Now, some of you are probably asking "What is a cistern"??? Well ... it's a huge cement reservoir, usually found in old homes in the basement. The water runoff from the roof is channeled down through the gutters and downspouts into a chamber in the basement..... Here is ours.... behind this cutout is a HUGE space with 2 ft thick walls of stone.
Here is a photo of a gentleman (George Baldock Jr.) who grew up in our home.
See the gutter work behind him?
There was a gutter and downspout structure like that on each side of the house to collect all of the rooftop rain and channel it down to the cistern. Once the water collects into the big holding area, it can be either filled into buckets via this HUGE faucet in the basement wall....
Or it was pumped with a big hand pump (now gone) up through a pipe into the attic of the house! Up in the attic was this big steel holding tank. That would get filled by the pumping up water from the cistern. It was usually done by a servant in the early morning hours before the household was awake. Then the cistern water could be pressurized by gravity to flush the toilet in the water closet, or into the sink in the butler pantry. The servant in our home in 1920 was named Josephine Flemming according to the census. So that was most likely one of her many jobs to do.
WHY am I yammering on about a cistern?
And what did a roll of tape,
extension painting pole
and a rope
have to do with it?
The cistern is situated in the middle of our home, under the dining room. The main electrical panel box is on the far left and the garage is out back to the far right in this diagram. The existing power line leading to the garage was only for 20 amp. When working on items in the garage or out in the backyard, Steve would sometimes pop the breaker when using strong power tools. If we plugged in our motorhome to the garage and ran either the heater or the air conditioner or a vac cleaner, it would also pop the breaker.
The existing lighter gauge wire is the red line.... Steve wanted to run heavier 6 gauge wire, taking the shortest possible path, due to cost of copper, it would save us quite a bit of money.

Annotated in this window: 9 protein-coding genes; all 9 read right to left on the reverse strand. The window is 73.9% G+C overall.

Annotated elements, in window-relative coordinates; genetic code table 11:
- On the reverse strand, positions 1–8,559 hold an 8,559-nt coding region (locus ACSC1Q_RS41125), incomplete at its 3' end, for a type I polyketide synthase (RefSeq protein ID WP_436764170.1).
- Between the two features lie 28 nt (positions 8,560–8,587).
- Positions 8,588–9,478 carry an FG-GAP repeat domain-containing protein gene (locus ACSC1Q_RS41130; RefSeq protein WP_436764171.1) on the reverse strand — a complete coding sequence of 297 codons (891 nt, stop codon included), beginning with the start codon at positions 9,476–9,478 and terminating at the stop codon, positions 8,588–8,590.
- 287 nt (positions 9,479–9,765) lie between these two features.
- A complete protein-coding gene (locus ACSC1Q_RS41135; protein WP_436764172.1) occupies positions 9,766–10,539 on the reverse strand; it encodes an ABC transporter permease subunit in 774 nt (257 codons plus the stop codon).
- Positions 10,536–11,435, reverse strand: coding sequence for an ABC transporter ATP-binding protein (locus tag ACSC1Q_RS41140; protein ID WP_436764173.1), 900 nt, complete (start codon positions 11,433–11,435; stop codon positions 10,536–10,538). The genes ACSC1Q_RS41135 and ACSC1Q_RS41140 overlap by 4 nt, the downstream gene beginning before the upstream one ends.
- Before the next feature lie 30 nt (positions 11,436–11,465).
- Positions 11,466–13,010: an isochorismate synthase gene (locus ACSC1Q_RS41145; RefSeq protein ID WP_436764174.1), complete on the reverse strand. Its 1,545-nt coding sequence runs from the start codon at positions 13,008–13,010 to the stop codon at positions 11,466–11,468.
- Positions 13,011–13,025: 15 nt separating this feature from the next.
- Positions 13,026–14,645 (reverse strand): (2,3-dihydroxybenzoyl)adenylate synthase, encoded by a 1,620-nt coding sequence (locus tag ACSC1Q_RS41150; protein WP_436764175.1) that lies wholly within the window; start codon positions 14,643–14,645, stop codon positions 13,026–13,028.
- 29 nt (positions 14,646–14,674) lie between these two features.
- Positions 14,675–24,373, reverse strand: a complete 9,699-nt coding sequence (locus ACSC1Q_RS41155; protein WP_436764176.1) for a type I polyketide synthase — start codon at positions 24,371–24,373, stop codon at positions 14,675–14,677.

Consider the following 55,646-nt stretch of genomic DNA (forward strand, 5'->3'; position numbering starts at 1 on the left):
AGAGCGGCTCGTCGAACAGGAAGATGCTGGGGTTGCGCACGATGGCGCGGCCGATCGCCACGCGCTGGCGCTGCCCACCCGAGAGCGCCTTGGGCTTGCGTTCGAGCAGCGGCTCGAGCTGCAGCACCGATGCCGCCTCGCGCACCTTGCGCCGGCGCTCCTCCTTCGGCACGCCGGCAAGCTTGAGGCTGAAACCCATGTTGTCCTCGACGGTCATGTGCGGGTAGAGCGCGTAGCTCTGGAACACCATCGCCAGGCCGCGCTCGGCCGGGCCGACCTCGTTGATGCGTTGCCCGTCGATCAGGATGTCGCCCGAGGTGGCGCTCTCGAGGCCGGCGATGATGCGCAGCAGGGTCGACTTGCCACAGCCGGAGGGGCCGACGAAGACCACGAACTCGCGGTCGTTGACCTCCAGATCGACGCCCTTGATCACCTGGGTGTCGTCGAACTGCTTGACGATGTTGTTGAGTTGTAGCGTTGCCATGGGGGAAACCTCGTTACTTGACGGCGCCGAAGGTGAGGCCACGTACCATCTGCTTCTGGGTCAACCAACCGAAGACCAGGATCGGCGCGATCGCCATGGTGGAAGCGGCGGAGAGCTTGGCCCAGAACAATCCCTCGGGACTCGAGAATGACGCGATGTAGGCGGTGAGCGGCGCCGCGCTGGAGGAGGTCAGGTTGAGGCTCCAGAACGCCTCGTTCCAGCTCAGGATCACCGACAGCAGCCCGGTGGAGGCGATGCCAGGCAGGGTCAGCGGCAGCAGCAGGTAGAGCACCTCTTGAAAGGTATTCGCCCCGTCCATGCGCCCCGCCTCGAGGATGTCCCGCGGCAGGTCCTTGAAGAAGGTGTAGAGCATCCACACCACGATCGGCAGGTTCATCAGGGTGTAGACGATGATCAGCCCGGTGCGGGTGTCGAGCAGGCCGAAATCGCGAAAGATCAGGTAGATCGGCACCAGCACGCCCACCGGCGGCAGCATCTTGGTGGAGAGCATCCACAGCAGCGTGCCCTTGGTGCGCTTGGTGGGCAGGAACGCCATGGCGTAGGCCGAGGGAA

But... HOW to get the wire across the top of the cistern?
(which is long ago abandoned and not in use and all dried out)
Steve was opting for shimmying over the top ledge, dropping down inside and taking his ladder with him to get back out. I said NO WAY!!!!!
From everything I read, cisterns are usually 4-6 feet deeper than the basement, so that would mean he would be dropping down about 10 feet. Also, I read the bottom surface can contain multiple feet of silt that he could sink down into. There was NO way I would let him try his idea. Time to come up with a new one. I came up with a better idea:
That is what brings in the tape, the extension pole and the rope!
First, we set up a big work light so we could see down into the cistern. Oh my! It looks like a whole other world strange planet with all the dried silt and dirt over the many years (our house is 104 years old) .... It was so deep in there, you could not even see where that pipe ended that leads to that big faucet on the outside of the wall! So that silt could be 5-6-7 or more feet deep! Now THAT is why I wouldn't let that goofball gungho husband of mine hop over the wall and drop down inside!
I handled the pole and extended it over to the far corner by the floor joists open to where the electric box is located. It was still too short, so we had to add an extra pole to the first one! Then we added a 2 ft long bent hanger to the end of the pole to reach sideways through the floor joist opening long enough to get past the 2 foot thick wall.
I guided the pole over to the corner, and from that other room in the basement, (the root cellar) Steve reached through the opening between the floor joists, and attached the rope to the end of the pole.....
(ignore the cobwebs, I am not going to clean them)
I carefully swung the pole to the middle of the cistern,
trying to not drop it!
I rotated the pole so now the hanger and the rope were facing the opposite way and put it through the floor joist on the other side where he wanted to get the rope to go to. He grabbed it and pulled it free from my pole. Whee! The rope was now in place!
Next, he could attach the rope to the heavy 6 gauge wire and we could pull it through from the one room through over the cistern to the other room! Voila!